- The Washington Times - Friday, June 6, 2003

SAN ANTONIO — Foam fired at high speed caused a 3-inch crack in a space shuttle wing panel yesterday, offering investigators perhaps the best evidence yet for the likely cause of the Space Shuttle Columbia’s breakup.

Investigators looking into Columbia’s disintegration helped bolster their argument that a ferocious impact from foam insulation could have damaged the shuttle and contributed to the Feb. 1 disintegration during re-entry that killed all seven astronauts.

“This is the first evidence we have that a piece of foam that approximates what we had in the accident can, in fact, crack and damage a piece of reinforced carbon panel,” said Scott Hubbard, a member of the Columbia Accident Investigation Board.

Investigators may do one more test on another carbon panel by the end of the month.

The $1 million foam-impact test at Southwest Research Institute took just a second.

Investigators shot a 1.67-pound piece of foam from a nitrogen-powered gun at an estimated 528 mph into a 15-foot-long replica of a section of Columbia’s left wing. They took aim at a single carbon panel from the Space Shuttle Discovery, but the impact produced damage beyond the impact point.

In addition to the 3-inch crack left by the foam impact, Mr. Hubbard said, a close inspection of the carbon panel revealed other obvious defects:

• The panel that suffered the crack also was moved down about one-tenth of an inch.

• The panel also suffered a chip that measured three-quarters of an inch.

• The impact slightly pushed aside one of the seals between two carbon panels, opening a small gap.

• Finally, investigators found a 1-square-inch divot in a carrier panel.

Testing will be done to determine whether there is more damage to the carbon panel that can’t be seen. Thermographic tests will help determine the extent of cracks.

Although the long-awaited test proves that foam can damage a carbon panel, other questions remain. Mr. Hubbard said it is too early to know how such damage would affect a panel’s ability to protect Columbia from the scorching gasses of re-entry.

But he predicted that NASA would never let a shuttle fly if preflight inspections revealed the sort of damage caused by the foam strike during yesterday’s experiment.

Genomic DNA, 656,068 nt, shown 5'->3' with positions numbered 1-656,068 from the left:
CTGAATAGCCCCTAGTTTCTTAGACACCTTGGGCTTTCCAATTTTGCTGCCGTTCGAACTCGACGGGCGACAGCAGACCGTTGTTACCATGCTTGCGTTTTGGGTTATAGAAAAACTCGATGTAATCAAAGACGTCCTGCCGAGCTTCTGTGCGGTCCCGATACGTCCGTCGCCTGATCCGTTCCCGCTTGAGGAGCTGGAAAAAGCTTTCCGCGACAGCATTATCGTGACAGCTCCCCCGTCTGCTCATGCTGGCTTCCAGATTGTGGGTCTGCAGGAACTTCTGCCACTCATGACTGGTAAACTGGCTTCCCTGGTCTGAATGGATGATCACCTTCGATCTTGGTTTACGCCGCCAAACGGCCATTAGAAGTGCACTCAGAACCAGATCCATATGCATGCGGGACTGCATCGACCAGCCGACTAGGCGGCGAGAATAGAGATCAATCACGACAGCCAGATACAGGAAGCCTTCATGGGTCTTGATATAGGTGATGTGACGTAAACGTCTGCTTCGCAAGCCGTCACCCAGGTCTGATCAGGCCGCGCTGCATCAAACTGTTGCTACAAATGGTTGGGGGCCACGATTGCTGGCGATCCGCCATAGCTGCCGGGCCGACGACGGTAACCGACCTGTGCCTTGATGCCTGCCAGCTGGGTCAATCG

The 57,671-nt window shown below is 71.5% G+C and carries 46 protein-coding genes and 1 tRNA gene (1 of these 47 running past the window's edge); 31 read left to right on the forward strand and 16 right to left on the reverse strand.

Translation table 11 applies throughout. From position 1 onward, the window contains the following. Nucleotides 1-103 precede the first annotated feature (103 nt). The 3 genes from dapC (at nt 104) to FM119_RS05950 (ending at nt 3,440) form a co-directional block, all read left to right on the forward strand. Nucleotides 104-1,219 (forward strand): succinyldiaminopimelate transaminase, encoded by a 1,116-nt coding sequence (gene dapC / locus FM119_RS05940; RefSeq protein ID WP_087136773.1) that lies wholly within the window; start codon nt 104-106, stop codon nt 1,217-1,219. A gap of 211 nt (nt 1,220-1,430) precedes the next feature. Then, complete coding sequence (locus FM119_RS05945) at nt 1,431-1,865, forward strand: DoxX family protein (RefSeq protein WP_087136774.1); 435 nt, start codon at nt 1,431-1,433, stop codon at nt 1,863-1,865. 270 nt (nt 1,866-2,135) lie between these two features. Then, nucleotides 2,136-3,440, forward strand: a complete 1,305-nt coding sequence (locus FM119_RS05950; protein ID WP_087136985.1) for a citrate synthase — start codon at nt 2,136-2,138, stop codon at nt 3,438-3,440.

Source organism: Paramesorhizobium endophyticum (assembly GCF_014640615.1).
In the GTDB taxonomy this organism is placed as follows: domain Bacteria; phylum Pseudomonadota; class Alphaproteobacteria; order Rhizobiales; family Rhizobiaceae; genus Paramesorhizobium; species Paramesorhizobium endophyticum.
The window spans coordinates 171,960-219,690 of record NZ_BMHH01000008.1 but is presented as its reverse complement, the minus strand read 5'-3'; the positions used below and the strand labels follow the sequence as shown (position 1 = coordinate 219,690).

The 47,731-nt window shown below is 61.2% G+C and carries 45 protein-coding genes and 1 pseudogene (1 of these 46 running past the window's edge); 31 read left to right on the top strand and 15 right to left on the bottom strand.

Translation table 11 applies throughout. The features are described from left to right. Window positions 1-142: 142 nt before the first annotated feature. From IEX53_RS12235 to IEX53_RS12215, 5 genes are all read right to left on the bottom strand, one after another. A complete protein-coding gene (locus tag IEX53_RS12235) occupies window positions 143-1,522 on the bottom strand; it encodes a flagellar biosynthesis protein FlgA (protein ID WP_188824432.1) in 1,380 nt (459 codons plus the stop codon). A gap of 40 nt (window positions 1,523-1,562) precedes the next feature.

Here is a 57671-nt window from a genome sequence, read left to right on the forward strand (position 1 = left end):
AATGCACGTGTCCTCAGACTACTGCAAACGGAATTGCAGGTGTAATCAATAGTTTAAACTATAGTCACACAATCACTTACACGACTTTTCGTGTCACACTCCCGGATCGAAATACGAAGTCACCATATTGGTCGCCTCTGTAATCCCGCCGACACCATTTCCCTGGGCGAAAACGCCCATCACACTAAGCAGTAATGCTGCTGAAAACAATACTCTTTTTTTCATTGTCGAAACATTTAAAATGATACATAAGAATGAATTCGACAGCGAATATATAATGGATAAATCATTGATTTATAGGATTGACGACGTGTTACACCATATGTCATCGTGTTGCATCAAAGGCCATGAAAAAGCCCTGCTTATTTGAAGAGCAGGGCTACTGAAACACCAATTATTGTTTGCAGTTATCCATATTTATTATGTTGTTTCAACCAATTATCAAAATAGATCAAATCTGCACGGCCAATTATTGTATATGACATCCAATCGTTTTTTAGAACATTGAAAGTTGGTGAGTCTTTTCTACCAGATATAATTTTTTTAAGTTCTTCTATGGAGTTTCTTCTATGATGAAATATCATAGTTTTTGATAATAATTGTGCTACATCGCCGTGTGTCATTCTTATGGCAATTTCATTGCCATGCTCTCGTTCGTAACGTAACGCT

“It is not anything we would fly with. It is a piece of hardware that would be rejected,” he said.

Proof that a foam strike can cause fatal damage to an orbiter shatters the argument NASA made after Columbia disintegrated during re-entry.

NASA officials said a piece of foam insulation from Columbia’s 154-foot external fuel tank could not have hit the shuttle with enough force to pierce the carbon panels lining the left wing’s front edge. NASA based its conclusions on information from Boeing Co., a space agency contractor that relied on a computer-modeling program.

A NASA spokesman at the test facility declined to comment.

Yesterday’s test was the first of its kind.

Columbia’s breakup led to one the worst tragedies in NASA history and triggered the most extensive review of the agency’s space-flight program.

Investigators also are looking into a range of other factors that were likely to have contributed to the disaster, from budgetary issues to management decisions.

About 60 observers sat under tents at the research center’s test site No. 4 to witness the experiment.

Astronauts Scott Altman and Greg Johnson were on hand. So were Boeing employees.

The test, planned for Thursday, was delayed twice, first by thunderstorms and then by a brief electrical problem yesterday.

When engineers from NASA and the Southwest Research Institute finally took their shot, the foam chunk rocketed down a 35-foot-long barrel at 768 feet per second. The foam piece, which measured 5.5 inches by 11 inches by 19 inches, splattered after impact.

Investigators recorded the experiment with 12 cameras.

Little damage was obvious immediately after the test, but investigators examined the carbon panel for nearly an hour before offering their initial assessment to a group of reporters.



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